Mended Hearts Helps Patients Navigate Pre-Admissions Experience

By Sharon Harris R.N. CVN-BC BSN and Anna Hanson R.N.CVN-BC BSN

A hospital in California has turned the standard pre-admissions, or pre-admit, process for cardiac surgery patients on its head. For years, John Muir Medical Center, Concord Campus, had followed the standard pre-op process, which went something like this:

  • Patients were assigned a date to come to the hospital and check in at the pre-admit office.
  • They were given a map of the hospital, with a list of tests to complete.
  • They went to each department, waiting in line, and then finally ending back at the pre-admit office for an admission interview and preoperative teaching.

This could turn into a very long, frustrating day for the patient and their family, especially for those who had traveled some distance to get to our hospital.

But what if the phlebotomist, the respiratory therapist, the non-invasive technician came to the patient? Nurses overseeing the pre-op process for cardiac surgery patients decided to try it out. Their new process would focus entirely on the needs of the patient — not the testing departments.

Sharon Harris R.N. CVN-BC BSN, and fellow nurse Anna Hanson, R.N.CVN-BC BSN, needed help, though, and enlisted Mended Hearts members to assist. In addition to Mended Hearts volunteers, Harris and Hanson also asked hospital volunteers who had had previously had heart surgery to help.

Al Malick is one of several heart patients members participating in the program. He’s been a Mended Hearts member since 2008 and a part of the new pre-admit process since it began in 2010.

“Heart surgery patients who come into he hospital are scared, and their families are scared, because this is a big procedure,” says Malick, who had heart surgery in 2006. “And I remember my own experience. To talk to someone who’s been through a similar surgery is a huge benefit to the patient and their families.”

“The majority of our patients found the visit with the Mended Hearts volunteer to be reassuring,” Hanson says.

The cardiac surgery pre-admission program also includes a specially trained registered nurse. A relationship is established with the patient and family, from the pre-operative phase, the day of surgery, hospitalization and the post-discharge follow-up phone calls.

The patient is scheduled for the pre-admission day by the surgery scheduler in the cardiac surgeon’s office. Upon notification of the appointment date/time, the RN calls the patient providing instruction and information as what to expect. The RN arranges for a Mended Heart volunteer for the specific date/time that has been set for this patient.

On the day of the appointment, the patient is admitted into the system by a Registration Clerk, whose office is just next door to the pre-admit RN office. In the next office is the pre-admit testing area. This close proximity keeps the patient in one location, making it easier and less stressful than having to walk from department to department.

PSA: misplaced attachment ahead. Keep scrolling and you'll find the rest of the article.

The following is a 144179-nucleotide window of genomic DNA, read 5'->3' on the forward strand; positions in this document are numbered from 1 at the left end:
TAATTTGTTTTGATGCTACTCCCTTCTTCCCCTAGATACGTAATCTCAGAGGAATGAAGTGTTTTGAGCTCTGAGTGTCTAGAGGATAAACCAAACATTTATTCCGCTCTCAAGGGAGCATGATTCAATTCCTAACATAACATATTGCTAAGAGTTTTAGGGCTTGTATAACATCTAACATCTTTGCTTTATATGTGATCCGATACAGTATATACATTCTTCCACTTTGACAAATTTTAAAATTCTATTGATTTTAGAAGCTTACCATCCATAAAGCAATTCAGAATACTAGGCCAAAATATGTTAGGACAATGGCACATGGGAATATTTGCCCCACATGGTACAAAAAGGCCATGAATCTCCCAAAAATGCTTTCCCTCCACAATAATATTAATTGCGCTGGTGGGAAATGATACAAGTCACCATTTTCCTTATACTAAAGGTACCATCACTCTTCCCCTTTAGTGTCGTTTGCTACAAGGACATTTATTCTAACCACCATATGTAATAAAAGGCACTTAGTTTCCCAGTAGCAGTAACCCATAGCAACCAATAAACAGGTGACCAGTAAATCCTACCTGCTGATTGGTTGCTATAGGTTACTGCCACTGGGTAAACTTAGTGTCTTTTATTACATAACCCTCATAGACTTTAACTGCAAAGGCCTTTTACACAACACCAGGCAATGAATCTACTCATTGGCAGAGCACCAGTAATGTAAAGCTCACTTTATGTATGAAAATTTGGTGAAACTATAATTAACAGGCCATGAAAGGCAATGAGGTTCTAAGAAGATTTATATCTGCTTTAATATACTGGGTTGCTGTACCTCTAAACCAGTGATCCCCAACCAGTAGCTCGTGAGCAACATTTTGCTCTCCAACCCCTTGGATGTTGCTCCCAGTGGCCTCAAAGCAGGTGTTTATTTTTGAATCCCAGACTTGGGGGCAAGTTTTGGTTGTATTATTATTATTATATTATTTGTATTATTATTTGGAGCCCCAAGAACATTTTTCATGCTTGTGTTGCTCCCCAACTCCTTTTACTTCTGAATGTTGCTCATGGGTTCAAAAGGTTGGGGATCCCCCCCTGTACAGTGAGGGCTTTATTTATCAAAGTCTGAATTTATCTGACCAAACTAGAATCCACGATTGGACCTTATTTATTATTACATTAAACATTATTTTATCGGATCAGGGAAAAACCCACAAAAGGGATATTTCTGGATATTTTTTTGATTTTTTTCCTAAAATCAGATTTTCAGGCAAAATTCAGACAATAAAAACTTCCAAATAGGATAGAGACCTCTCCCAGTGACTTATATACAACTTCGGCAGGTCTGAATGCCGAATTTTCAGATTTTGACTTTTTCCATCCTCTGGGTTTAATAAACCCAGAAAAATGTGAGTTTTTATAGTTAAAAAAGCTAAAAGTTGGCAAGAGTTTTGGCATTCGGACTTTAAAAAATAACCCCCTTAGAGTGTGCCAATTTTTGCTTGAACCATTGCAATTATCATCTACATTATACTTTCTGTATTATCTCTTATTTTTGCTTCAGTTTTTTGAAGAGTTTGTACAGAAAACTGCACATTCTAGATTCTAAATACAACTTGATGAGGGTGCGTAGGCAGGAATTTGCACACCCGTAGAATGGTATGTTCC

The Mended Heart volunteer then calls each testing department and has them come to the patient. The lab, EKG and pulmonary function studies are completed in this testing area. The Mended Heart volunteer escorts the patient to the near-by Radiology department for the chest X-ray and carotid ultrasound. During the “down” time between tests, the volunteer discusses their experiences with heart surgery being mindful to refer all medical questions to the RN.

The Mended Hearts member or hospital volunteer instructs the patient how to use the heart pillow, which is used to support the surgical site when the patient coughs, sneezes or changes position. This same volunteer who saw the patient prior to surgery will try and visit the patient while they are recovering in the hospital.

When the testing is completed, the patient is escorted by the volunteer to the pre-admit RN office located close to the testing room. The RN completes the admission interview and pre-operative teaching and then assesses the patient for crucial medication reconciliation, potential discharge issues, mobility issues, and possible infectious disease processes.

This patient-centered approach has improved the efficiency of the testing process and decreased the level of frustration and stress for cardiac surgery patients. Positive feedback has been received from patients and families who greatly appreciated the opportunity to work with the pre-admit RN’s and the Mended Heart members.

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